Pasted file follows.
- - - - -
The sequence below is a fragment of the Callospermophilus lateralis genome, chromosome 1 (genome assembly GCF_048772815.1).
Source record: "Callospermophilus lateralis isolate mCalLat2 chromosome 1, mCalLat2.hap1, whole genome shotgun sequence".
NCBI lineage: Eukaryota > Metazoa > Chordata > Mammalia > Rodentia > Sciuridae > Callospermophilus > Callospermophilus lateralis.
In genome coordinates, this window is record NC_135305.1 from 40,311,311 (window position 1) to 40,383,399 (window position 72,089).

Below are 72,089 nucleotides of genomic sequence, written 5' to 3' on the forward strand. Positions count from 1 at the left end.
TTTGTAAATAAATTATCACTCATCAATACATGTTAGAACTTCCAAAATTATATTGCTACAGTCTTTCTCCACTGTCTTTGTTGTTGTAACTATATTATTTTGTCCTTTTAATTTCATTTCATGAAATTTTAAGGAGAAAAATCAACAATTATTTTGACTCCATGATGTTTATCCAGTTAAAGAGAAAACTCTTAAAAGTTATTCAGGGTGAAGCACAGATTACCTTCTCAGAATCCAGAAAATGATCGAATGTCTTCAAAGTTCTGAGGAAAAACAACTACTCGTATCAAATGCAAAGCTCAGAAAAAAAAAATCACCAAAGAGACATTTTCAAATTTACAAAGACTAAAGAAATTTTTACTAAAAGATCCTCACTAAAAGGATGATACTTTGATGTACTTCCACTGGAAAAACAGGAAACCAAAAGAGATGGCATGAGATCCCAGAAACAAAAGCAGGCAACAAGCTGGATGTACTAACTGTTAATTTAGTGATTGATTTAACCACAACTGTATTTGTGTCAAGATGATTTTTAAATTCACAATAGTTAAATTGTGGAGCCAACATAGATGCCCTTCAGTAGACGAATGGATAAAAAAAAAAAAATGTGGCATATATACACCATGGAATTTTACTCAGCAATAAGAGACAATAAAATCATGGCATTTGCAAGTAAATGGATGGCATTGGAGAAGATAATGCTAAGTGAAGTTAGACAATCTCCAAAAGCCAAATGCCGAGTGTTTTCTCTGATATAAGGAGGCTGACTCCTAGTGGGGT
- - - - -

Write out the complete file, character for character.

The sequence below is a fragment of the Callospermophilus lateralis genome, chromosome 1 (genome assembly GCF_048772815.1).
Source record: "Callospermophilus lateralis isolate mCalLat2 chromosome 1, mCalLat2.hap1, whole genome shotgun sequence".
NCBI lineage: Eukaryota > Metazoa > Chordata > Mammalia > Rodentia > Sciuridae > Callospermophilus > Callospermophilus lateralis.
In genome coordinates, this window is record NC_135305.1 from 40,311,311 (window position 1) to 40,383,399 (window position 72,089).

Below are 72,089 nucleotides of genomic sequence, written 5' to 3' on the forward strand. Positions count from 1 at the left end.
TTTGTAAATAAATTATCACTCATCAATACATGTTAGAACTTCCAAAATTATATTGCTACAGTCTTTCTCCACTGTCTTTGTTGTTGTAACTATATTATTTTGTCCTTTTAATTTCATTTCATGAAATTTTAAGGAGAAAAATCAACAATTATTTTGACTCCATGATGTTTATCCAGTTAAAGAGAAAACTCTTAAAAGTTATTCAGGGTGAAGCACAGATTACCTTCTCAGAATCCAGAAAATGATCGAATGTCTTCAAAGTTCTGAGGAAAAACAACTACTCGTATCAAATGCAAAGCTCAGAAAAAAAAAATCACCAAAGAGACATTTTCAAATTTACAAAGACTAAAGAAATTTTTACTAAAAGATCCTCACTAAAAGGATGATACTTTGATGTACTTCCACTGGAAAAACAGGAAACCAAAAGAGATGGCATGAGATCCCAGAAACAAAAGCAGGCAACAAGCTGGATGTACTAACTGTTAATTTAGTGATTGATTTAACCACAACTGTATTTGTGTCAAGATGATTTTTAAATTCACAATAGTTAAATTGTGGAGCCAACATAGATGCCCTTCAGTAGACGAATGGATAAAAAAAAAAAAATGTGGCATATATACACCATGGAATTTTACTCAGCAATAAGAGACAATAAAATCATGGCATTTGCAAGTAAATGGATGGCATTGGAGAAGATAATGCTAAGTGAAGTTAGACAATCTCCAAAAGCCAAATGCCGAGTGTTTTCTCTGATATAAGGAGGCTGACTCCTAGTGGGGT